Elephant fall: Two taken to Jhb

2007-04-06 17:26

Johannesburg - The middle-aged British couple hurt in a fall from an elephant in Hartbeespoort on Thursday have been transferred to the Sunninghill Hospital in Johannesburg.

Lorna and Michael Denyard, both in their 50s, were transferred "on request", said Craig Saunders, the owner of The Elephant Sanctuary, where the incident occurred.

They had initially been taken to a hospital in Pretoria for specialist treatment, according to ER24 paramedics.

Anthony Govender, who was variously described as the Denyard's custodian and health adviser, refused to provide any information on their well-being.

He said they had given an interview - free of charge - to a freelance British journalist and were "not prepared to deal with this media rubbish right now".

He had been in contact with the British High Commission. "The Denyards have opted not to use British High Commission services at this stage," he said.

Confidentiality agreement

Govender claimed he was bound by a confidentiality agreement with his clients.

He refused to give the name of his employer.

He would not say whether the Denyards planned to continue their holiday in South Africa.

They did not want to "paint the Elephant Sanctuary in a bad light", he said.

It is understood both fractured their left legs. Mr Denyard was also thought to have a broken pelvis.

The incident took place while they were getting on to an African elephant after an awareness programme in which they had touched, fed, talked to the animals, learnt of their behaviour and the problems they faced, particularly culling and contraception, said Saunders.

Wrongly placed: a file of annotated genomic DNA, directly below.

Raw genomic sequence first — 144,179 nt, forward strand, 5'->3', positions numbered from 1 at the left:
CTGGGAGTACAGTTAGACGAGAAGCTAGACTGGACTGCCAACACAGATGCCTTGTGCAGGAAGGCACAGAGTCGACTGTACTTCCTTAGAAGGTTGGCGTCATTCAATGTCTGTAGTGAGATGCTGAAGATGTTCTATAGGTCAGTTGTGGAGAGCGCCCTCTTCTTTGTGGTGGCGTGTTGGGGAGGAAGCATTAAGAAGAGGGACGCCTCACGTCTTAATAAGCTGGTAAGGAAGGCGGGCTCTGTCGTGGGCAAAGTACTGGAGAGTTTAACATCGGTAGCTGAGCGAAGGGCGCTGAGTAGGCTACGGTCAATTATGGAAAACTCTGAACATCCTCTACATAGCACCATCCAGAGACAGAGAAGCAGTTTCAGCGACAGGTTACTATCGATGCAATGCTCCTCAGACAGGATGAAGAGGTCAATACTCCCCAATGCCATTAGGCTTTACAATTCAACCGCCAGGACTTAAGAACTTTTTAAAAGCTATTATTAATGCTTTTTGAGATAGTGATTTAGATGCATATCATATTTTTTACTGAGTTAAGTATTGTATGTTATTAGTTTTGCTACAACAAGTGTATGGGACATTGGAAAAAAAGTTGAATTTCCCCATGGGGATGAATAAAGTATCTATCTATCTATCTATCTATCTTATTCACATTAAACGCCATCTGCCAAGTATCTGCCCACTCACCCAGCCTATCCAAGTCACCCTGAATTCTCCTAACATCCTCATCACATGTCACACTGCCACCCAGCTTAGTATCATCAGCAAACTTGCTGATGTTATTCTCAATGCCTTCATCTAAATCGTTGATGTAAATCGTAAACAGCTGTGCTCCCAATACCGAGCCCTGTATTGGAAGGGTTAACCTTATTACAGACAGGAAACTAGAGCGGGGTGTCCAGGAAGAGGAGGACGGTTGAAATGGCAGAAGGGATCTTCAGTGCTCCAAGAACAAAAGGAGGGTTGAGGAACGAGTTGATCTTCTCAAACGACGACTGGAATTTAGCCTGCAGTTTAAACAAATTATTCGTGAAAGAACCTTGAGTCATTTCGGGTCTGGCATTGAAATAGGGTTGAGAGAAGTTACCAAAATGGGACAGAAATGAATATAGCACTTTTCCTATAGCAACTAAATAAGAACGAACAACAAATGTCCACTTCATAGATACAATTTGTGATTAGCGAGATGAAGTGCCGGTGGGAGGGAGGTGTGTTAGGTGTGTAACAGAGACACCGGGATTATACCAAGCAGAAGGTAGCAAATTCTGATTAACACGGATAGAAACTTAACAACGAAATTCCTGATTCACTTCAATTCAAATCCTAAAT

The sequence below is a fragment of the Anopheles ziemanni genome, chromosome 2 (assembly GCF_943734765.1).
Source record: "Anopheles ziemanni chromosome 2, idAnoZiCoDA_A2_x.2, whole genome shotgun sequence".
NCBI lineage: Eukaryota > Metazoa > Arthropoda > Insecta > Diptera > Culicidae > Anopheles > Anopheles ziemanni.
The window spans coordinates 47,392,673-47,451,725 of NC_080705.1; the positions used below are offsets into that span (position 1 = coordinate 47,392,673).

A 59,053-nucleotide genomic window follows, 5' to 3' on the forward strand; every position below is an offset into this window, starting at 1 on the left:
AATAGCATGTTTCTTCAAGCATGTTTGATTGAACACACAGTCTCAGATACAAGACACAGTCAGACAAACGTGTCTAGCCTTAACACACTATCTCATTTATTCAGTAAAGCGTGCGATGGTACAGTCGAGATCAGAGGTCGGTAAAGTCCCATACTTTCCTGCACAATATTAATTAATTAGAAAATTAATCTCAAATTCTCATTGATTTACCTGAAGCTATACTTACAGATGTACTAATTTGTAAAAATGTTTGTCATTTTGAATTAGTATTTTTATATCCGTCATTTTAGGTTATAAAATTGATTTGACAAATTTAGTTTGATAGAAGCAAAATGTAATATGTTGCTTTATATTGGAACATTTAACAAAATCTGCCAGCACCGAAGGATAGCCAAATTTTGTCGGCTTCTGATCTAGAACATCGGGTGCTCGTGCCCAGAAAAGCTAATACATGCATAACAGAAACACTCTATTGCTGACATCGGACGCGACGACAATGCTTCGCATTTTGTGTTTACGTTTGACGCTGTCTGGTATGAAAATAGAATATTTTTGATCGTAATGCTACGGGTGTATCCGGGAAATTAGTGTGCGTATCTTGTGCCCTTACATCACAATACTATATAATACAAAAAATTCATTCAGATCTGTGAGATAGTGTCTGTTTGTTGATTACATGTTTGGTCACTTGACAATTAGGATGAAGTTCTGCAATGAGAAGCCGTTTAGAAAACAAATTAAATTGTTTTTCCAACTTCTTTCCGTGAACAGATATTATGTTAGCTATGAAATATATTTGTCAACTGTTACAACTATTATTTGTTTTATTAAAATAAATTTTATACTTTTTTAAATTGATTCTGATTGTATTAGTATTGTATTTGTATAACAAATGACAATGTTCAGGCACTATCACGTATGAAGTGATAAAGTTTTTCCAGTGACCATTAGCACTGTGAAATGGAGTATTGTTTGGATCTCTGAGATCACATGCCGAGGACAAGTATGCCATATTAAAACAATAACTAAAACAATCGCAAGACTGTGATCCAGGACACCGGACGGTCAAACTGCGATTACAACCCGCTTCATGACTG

Not a safari

He emphasised the ride they were to have embarked on was not a safari, but a "walk" in a 20x20m, demarcated and protected enclosure.

They were on the elephant, but as it straightened its front legs and raised its rear-end to stand, Mrs Denyard lost her balance, grabbed her husband sitting in front of her, and they both fell off.

They landed on their left side on a sandy patch, said Saunders.

They had not been seated in howdah (saddle), but on a protective blanket on the elephant's back. The elephant handler did not fall off.

Saunders said this was the first incident of its kind at the sanctuary. He said the elephant involved had been there for eight or nine years.

Tuli elephants

However, it was not one of the 30 maltreated Tuli elephants relocated from a farm at De Rust, near Brits in North West, in 1998.

While some of the Tuli elephants were certainly taken to the sanctuary, this was "absolutely, categorically", not one of them, said Saunders.

It had never been treated or trained at the facility owned by Riccardo Ghiazza, who was found guilty and fined R25 000 in 2003 on charges relating to the abuse of animals.

The animal was from southern Botswana. This was its first time in captivity and it had not been trained prior to arriving at The Elephant Sanctuary, Saunders said.

The incident was receiving publicity only because an elephant was involved, and would not have received as much attention had a horse, a camel or even a 4x4 been involved, he said.


National Society for the Prevention of Cruelty to Animals (NSPCA) executive director Marcelle Meredith could not comment on the incident itself.

However, she said the NSPCA was "totally opposed" to the keeping of elephants in captivity, whether in zoos or circuses, or for use in safaris or walks.

"Elephants belong in the wild, and that has been (the NSPCA's) position since the Tuli case," she said.

She said the NSPCA was in talks with the Department of Environment Affairs and Tourism about legislation pertaining to elephant captivity.